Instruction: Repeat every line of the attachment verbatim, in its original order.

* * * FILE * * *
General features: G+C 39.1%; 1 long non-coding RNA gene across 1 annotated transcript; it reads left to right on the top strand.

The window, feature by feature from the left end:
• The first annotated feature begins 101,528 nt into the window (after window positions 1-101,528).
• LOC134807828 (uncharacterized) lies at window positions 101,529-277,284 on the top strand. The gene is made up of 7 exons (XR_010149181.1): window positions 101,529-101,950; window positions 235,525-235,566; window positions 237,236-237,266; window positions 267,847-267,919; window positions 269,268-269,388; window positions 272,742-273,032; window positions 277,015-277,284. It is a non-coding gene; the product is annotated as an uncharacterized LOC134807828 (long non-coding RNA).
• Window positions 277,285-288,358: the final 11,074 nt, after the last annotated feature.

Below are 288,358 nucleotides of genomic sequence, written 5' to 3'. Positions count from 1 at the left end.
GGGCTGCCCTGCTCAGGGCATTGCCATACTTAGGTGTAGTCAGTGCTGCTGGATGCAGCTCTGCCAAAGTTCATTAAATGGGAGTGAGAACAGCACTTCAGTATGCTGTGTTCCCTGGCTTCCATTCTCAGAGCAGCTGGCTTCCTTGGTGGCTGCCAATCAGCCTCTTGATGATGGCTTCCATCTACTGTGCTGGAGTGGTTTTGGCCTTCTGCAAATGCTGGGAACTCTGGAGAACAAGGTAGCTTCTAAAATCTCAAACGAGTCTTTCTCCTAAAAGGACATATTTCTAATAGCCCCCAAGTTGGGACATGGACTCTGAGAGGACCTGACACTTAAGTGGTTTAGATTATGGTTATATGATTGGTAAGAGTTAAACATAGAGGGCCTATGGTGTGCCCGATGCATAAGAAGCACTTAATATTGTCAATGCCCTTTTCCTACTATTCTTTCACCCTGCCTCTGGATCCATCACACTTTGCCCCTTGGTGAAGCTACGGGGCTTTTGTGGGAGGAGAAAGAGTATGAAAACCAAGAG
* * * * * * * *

General features: G+C 39.1%; 1 long non-coding RNA gene across 1 annotated transcript; it reads left to right on the top strand.

The window, feature by feature from the left end:
• The first annotated feature begins 101,528 nt into the window (after window positions 1-101,528).
• LOC134807828 (uncharacterized) lies at window positions 101,529-277,284 on the top strand. The gene is made up of 7 exons (XR_010149181.1): window positions 101,529-101,950; window positions 235,525-235,566; window positions 237,236-237,266; window positions 267,847-267,919; window positions 269,268-269,388; window positions 272,742-273,032; window positions 277,015-277,284. It is a non-coding gene; the product is annotated as an uncharacterized LOC134807828 (long non-coding RNA).
• Window positions 277,285-288,358: the final 11,074 nt, after the last annotated feature.

Below are 288,358 nucleotides of genomic sequence, written 5' to 3'. Positions count from 1 at the left end.
GGGCTGCCCTGCTCAGGGCATTGCCATACTTAGGTGTAGTCAGTGCTGCTGGATGCAGCTCTGCCAAAGTTCATTAAATGGGAGTGAGAACAGCACTTCAGTATGCTGTGTTCCCTGGCTTCCATTCTCAGAGCAGCTGGCTTCCTTGGTGGCTGCCAATCAGCCTCTTGATGATGGCTTCCATCTACTGTGCTGGAGTGGTTTTGGCCTTCTGCAAATGCTGGGAACTCTGGAGAACAAGGTAGCTTCTAAAATCTCAAACGAGTCTTTCTCCTAAAAGGACATATTTCTAATAGCCCCCAAGTTGGGACATGGACTCTGAGAGGACCTGACACTTAAGTGGTTTAGATTATGGTTATATGATTGGTAAGAGTTAAACATAGAGGGCCTATGGTGTGCCCGATGCATAAGAAGCACTTAATATTGTCAATGCCCTTTTCCTACTATTCTTTCACCCTGCCTCTGGATCCATCACACTTTGCCCCTTGGTGAAGCTACGGGGCTTTTGTGGGAGGAGAAAGAGTATGAAAACCAAGAG